Skip to Content
Streetsblog New York City home
Streetsblog New York City home
Log In

SOME PROGRESSIVE! Mayor de Blasio Can’t Stop Slandering E-Bike-Riding Delivery Workers

Mayor de Blasio with Police Commissioner Dermot Shea in a file photo. Photo: Ed Reed/Mayoral Photography Office

Common, certainly. But sense? Not in the least.

Mayor de Blasio once again defended his ongoing crackdown against some of the hardest-working, lowest-paid workers in the city (and partially blamed Gov. Cuomo for it) ,calling his seizures of delivery workers' electric bikes a "common sense" safety measure — even though the city's own statistics show that e-bike riders are causing a minuscule amount of crashes.

"Everyone asks that question [about the lack of evidence that e-bikes are dangerous]," the mayor said a Monday press conference. "I keep coming back with something that is bluntly in my view, better than data: It is common sense. I have seen them with my own eyes as have so many people I've talked to all over the city. ... They go too fast."

The exchange with reporters came after Streetsblog reported exclusively last week that Queens Council Member Costa Constantinides demanded that the NYPD stop cracking down on the illegal e-bikes favored by delivery workers until state lawmakers can reconvene and repass an overwhelmingly popular, veto-proof bill that Gov. Cuomo declined to sign before the end of the year, nullifying its passage.

The mayor did bemoan Cuomo's veto — "I actually thought, you know, the governor would sign the bill," he said — because it would have only legalized throttle-controlled e-bikes and allowed the city to set its own regulations for the machines, which are slightly faster than the currently legal pedal-assist e-bikes such as the kind soon to be redeployed by Citi Bike.

But the mayor doubled down on an enforcement effort that has targeted mostly immigrant, often undocumented delivery workers (even in the midst of a crime wave against them) who use the cheaper, faster throttle-controlled bikes. Hundreds of workers have had their bikes seized by cops, causing the loss of weeks of pay. The mayor expressed concern before revealing that it is feigned.

"I always am concerned about immigrants," he said. "I'm concerned about working people and people struggling to make ends meet. But … this is safety first. First of all, the e-bikes that are illegal are illegal. ... We're going to enforce on something illegal."

He then suggested that delivery workers should solve the problem of the mayor's making.

"The pedal-assist bikes are legal. Traditional bicycles are legal. Motorcycles that follow the traffic laws are legal," he said. "There's lots of other ways to go about this. ... I feel like this debate is missing the fact that if folks want to do that work, there are plenty of options to do it legally and what we need is bikes that do not go that fast and create a danger."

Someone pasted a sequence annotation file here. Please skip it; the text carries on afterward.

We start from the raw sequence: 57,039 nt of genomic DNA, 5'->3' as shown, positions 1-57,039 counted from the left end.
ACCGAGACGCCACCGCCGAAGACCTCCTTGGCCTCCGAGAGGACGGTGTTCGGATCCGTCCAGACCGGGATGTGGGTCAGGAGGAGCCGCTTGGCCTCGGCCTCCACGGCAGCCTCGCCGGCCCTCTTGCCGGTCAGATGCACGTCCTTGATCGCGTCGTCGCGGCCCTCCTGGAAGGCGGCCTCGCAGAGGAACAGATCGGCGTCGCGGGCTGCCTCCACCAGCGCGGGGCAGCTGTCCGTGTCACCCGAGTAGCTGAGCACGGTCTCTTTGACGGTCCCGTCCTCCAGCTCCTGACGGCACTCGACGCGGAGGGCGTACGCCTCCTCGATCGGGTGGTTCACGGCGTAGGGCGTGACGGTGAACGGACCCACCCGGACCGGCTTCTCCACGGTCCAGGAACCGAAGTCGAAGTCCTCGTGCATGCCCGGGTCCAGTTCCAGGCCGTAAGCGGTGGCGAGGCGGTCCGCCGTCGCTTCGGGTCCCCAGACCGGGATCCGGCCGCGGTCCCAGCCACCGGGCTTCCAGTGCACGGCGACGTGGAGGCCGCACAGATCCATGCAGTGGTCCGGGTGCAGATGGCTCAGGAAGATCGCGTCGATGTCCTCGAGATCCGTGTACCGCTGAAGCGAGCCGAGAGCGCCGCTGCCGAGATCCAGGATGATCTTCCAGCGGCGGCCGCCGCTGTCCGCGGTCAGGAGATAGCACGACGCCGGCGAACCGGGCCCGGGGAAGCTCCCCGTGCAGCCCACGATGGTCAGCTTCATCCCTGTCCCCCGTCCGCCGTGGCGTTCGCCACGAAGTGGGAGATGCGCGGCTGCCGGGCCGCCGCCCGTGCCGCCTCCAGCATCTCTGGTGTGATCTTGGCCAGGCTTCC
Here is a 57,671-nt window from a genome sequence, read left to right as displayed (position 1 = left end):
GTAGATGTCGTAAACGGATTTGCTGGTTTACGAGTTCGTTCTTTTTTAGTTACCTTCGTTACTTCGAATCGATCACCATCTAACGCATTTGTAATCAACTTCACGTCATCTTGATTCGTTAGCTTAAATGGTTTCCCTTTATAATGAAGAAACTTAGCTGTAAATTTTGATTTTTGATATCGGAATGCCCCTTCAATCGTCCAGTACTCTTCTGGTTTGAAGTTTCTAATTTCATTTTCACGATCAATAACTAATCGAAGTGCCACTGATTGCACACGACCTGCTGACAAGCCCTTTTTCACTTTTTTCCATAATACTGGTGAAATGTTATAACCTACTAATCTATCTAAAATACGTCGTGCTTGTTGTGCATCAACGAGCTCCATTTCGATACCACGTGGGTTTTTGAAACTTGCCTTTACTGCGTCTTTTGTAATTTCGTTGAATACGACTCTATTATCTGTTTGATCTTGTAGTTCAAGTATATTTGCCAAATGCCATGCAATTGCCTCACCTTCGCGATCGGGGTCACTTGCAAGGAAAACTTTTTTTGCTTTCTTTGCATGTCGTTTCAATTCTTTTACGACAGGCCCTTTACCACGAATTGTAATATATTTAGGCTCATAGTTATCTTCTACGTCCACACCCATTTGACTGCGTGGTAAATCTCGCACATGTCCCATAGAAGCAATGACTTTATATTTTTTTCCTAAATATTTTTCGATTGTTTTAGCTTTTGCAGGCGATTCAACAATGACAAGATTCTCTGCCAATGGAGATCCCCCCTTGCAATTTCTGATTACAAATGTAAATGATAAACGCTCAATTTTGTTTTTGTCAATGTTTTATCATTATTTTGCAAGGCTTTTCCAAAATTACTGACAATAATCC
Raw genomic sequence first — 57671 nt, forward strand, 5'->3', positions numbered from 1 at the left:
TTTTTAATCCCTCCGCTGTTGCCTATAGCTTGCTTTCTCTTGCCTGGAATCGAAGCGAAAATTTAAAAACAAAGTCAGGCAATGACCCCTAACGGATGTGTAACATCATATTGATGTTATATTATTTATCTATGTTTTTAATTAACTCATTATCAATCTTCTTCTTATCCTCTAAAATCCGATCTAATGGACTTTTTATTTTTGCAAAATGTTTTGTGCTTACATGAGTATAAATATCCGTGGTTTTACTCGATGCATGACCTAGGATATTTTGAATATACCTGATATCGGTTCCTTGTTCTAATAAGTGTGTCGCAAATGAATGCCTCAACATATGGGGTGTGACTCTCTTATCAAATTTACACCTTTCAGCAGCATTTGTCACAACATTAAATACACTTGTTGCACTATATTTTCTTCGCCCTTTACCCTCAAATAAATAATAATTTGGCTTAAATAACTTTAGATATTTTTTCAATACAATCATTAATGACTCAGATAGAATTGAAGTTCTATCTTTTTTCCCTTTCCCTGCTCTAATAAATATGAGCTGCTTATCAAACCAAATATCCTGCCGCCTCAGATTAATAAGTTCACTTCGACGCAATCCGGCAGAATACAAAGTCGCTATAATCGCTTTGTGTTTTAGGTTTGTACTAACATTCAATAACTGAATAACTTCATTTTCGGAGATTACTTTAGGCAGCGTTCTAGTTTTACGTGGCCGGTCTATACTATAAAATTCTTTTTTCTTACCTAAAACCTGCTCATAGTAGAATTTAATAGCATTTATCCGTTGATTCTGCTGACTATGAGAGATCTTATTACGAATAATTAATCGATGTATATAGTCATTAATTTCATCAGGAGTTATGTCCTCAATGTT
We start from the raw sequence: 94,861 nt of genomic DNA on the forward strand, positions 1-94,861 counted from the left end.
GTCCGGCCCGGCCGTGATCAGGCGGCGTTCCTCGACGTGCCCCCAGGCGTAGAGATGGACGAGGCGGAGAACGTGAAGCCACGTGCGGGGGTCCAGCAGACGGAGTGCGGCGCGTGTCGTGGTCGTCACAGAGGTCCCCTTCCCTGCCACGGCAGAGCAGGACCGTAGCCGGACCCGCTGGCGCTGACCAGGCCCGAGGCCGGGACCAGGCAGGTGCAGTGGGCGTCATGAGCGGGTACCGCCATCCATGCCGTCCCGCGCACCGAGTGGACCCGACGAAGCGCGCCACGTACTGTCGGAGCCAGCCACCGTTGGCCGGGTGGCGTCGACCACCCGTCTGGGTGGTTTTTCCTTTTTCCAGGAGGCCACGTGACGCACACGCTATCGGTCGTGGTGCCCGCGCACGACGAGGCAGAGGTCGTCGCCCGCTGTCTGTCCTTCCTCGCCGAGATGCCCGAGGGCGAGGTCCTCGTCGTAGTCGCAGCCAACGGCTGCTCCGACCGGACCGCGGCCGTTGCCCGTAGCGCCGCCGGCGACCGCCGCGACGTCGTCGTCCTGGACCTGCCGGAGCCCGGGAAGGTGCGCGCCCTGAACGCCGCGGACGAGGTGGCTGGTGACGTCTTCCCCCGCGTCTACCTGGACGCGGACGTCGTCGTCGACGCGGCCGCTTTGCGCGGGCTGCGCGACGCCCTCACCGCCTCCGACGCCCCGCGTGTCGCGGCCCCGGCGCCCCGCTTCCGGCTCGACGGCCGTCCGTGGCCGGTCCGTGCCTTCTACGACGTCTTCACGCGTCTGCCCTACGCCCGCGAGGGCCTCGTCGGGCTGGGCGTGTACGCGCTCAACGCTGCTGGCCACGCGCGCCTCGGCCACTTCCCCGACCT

The problem? There is no actual danger.

Yes, pedestrians often complain that they feel endangered by people on throttle-controlled bikes, but media outlets, including Streetsblog, have revealed the truth: virtually no one is being injured by e-bike-riding delivery workers.

Confronted by those facts in the past, the mayor denied them, as he did again on Monday.

"I'm not going to be sorry about something when there's an illegal option that people are using when they have instead legal options they're not using," he said. "It's as simple as that."

It's not.

De Blasio "fosters fearmongering xenophobia by continually painting immigrant delivery e-bike workers as unsafe based little more than his 'common sense,'" tweeted Do Lee of the Biking Public Project, which first reported the lack of injuries caused by delivery workers.

"As if powerful and privileged people have never rationalized discrimination and harm as 'common sense,'" Lee added.

The mayor's attack on delivery workers is not without some irony, of course; some of the architects of the crackdown frequently order food to be delivered ... by throttle-bike-riding workers, Streetsblog found.

Stay in touch

Sign up for our free newsletter

More from Streetsblog New York City

New York City Roadway Dining at Risk of Dramatic Decline As Deadline Looms

Fewer than two dozen restaurants are in the pipeline for roadside seating, according to public records.

July 12, 2024

Opinion: Congestion Pricing Is A Compromise

Alternatives paths to cut congestion and pollution and fund the MTA make congestion tolls look like a cheap parlor trick.

July 12, 2024

Friday’s Headlines: Department of Victim Blaming Edition

Traffic deaths in the city are on pace to reach their highest number since at least 2013 — and DOT is reportedly blaming "jaywalking." Plus more news.

July 12, 2024

‘Suburban’ Queens Stalwarts Take Hard Line Against Housing — To Rest of City’s Detriment

“That's what they bought in the suburbs for, that's why they raised their family in the suburbs," said Council Member Joann Ariola, whose district contains 14 subway stations.

July 11, 2024

DOT Seeks New Camera Enforcement Contract to Better Catch Obscured License Plates

The city's current contractor has let hundreds of thousands of reckless drivers off the hook.

July 11, 2024
See all posts